You have to have a good ear for accents. Some professional actors such as Gabriel Byrne, Robin Williams or Bradley Cooper are gifted mimics, and it’s fun to listen to them. But maybe a good memory doesn’t hurt, either. Writing in a particular accent is hard, because some of your audience may not understand what you’re saying. I’ve seen some writers attempt it, while others leave it alone.

Rex Harrison in “My Fair Lady” once went on a rant about people with different accents and what it did (or didn’t) do for them. Although his version was done for comic reasons, he had some interesting points to make about speaking English. Enjoy.

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44 Comments

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44 responses to “An accent by any other name

  1. What interests me most is how each language sounds. I relish the beauty of the French language, delight in Aussie, and wish for the clipped British. After a summer spent in Germany I was unused to hearing American. I was embarrassed to realize it’s quite flat and without melody as I discovered hearing a conversation near me on the plane.

  2. “Ah Jaysus, ye defo cudnt undurstaand a Duublin aksent!”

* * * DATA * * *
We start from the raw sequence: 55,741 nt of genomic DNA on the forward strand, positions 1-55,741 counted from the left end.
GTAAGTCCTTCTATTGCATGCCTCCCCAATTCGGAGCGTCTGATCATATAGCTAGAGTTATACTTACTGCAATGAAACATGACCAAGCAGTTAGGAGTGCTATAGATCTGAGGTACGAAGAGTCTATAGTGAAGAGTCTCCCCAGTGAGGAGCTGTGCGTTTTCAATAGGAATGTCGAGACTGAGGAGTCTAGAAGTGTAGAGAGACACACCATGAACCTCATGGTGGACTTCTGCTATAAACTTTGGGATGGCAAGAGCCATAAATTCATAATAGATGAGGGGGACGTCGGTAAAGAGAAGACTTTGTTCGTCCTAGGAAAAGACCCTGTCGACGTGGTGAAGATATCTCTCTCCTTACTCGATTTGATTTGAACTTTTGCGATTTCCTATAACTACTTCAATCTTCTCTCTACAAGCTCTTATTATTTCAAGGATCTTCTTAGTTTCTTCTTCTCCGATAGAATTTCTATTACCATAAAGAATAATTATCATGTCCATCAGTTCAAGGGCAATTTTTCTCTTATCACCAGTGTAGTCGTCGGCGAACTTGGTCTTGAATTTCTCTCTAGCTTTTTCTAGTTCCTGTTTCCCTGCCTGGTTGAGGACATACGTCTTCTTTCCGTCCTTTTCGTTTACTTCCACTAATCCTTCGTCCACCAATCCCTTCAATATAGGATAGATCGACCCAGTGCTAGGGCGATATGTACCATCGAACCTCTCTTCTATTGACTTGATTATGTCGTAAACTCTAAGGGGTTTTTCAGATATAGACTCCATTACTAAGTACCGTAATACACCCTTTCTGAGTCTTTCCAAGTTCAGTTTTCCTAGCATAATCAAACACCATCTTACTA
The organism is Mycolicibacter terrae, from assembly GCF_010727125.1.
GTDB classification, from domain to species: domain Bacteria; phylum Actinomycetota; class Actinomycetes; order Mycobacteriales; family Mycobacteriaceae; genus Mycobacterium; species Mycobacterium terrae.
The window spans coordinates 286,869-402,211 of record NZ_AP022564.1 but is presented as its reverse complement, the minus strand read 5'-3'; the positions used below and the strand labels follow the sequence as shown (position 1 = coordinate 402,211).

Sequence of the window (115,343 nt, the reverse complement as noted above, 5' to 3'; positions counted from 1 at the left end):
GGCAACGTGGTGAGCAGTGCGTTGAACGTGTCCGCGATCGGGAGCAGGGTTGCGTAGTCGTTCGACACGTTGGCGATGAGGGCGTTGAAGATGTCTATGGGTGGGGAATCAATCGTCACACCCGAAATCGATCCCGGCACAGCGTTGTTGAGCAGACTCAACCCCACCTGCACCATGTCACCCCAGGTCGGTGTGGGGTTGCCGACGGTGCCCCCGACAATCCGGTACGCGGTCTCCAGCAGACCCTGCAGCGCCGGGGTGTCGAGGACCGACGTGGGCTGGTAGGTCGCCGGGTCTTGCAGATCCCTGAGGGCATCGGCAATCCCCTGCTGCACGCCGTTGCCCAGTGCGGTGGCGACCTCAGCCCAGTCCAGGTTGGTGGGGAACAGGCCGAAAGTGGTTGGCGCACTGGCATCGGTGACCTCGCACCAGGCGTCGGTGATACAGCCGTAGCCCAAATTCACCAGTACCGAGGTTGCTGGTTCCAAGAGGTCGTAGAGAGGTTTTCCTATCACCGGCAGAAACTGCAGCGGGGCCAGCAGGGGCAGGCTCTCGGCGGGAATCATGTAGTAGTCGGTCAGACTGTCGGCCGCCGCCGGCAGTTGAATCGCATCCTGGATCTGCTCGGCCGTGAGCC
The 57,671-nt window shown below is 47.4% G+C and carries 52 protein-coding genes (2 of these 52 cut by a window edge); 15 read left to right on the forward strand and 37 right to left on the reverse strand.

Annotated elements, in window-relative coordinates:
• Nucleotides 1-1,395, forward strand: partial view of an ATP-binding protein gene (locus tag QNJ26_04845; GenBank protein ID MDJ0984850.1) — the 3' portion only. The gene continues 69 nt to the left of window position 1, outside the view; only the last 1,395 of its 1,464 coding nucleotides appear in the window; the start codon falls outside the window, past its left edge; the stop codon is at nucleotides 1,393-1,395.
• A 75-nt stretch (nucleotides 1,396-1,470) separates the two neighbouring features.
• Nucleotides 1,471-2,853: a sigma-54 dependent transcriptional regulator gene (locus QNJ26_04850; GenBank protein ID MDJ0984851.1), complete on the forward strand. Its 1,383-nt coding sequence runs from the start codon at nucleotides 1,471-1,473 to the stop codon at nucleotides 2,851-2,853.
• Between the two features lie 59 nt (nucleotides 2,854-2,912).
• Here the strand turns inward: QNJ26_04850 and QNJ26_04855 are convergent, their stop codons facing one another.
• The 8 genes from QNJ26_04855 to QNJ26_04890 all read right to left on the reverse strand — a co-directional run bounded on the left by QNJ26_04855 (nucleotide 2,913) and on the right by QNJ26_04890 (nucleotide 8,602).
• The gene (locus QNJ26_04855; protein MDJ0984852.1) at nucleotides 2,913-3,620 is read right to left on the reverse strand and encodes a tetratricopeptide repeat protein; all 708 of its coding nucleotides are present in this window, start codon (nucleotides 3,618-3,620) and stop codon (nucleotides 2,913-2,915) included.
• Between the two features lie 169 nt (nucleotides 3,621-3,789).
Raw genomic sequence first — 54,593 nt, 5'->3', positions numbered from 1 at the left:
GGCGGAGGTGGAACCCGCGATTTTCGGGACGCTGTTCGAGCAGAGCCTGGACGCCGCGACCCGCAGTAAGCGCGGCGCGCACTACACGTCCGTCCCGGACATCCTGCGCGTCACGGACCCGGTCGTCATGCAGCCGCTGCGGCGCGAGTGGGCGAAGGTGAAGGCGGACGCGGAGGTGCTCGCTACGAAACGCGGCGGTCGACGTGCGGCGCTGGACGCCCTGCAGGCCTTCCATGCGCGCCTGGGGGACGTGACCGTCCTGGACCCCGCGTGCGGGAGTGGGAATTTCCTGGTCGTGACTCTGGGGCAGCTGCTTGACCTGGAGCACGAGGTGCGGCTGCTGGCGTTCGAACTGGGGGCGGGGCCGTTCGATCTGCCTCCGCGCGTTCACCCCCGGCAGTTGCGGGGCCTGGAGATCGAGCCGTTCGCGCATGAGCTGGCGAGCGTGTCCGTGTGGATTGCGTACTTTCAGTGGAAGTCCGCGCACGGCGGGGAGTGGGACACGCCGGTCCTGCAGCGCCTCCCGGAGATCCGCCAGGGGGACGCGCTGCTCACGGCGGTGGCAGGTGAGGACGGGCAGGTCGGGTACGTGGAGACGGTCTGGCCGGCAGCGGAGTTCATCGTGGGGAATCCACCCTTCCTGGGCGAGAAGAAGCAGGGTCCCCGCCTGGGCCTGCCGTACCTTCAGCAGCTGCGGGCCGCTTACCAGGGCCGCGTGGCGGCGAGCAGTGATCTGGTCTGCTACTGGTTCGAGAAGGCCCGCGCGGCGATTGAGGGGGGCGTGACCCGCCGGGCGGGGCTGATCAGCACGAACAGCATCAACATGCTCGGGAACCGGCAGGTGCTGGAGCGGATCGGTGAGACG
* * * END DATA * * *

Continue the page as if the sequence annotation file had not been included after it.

3. One of your best posts so far, in my humble opinion. There are numerous books on accents and dialects regarding English. If you are ever interested in reading any (and if you haven’t already read it) I highly recommend David Crystal’s book “Walking English”. Entertaining read to say the least.

    My Britsh accent is kind of bad, my northern Scottish passable and Aussie accent a little better. Something I find very difficult to imitate is a Southern accent. It’s almost always easy to spot a fake in the movies.

    Again I enjoyed this post, wouldn’t be surprised if you ended up FP again.

  4. I have a light Southern accent, and I can get rid of it when I’m around a different group of people from somewhere else or need to make a speech. Most people from the South don’t believe I’m from SC. I like listening to other accents. I find they inspire me also. Great post!

  5. You can trace the origins of some regional accents back to the original groups who live in an area. Since television has brought us into so much closer contact and more frequent contact, a lot of regional accents have been growing less pronounced (sorry for the pun). These days, the biggest differences seem to be between rich and poor rather than regions. Maybe that’s the way it will be eventually: the upper crust will talk one way and the poor will sound entirely different. Maybe they do already.

  6. Yeah, I agree with Teepee12. Some accents have gotten lost through the worldwide interaction. Here in the west, I’d say the Southern Utah drawl is very distinct–kind of hickish. My family falls into that all the time, and I grew up in Las Vegas. All I can say is that we picked it up at Grandma’s every time we visited her tiny town, and my sisters and I all fall (and I do mean fall, for it is not a becoming accent at all) into that accent whenever we all get together and talk. It makes all our husbands laugh, because we NEVER talk that way otherwise.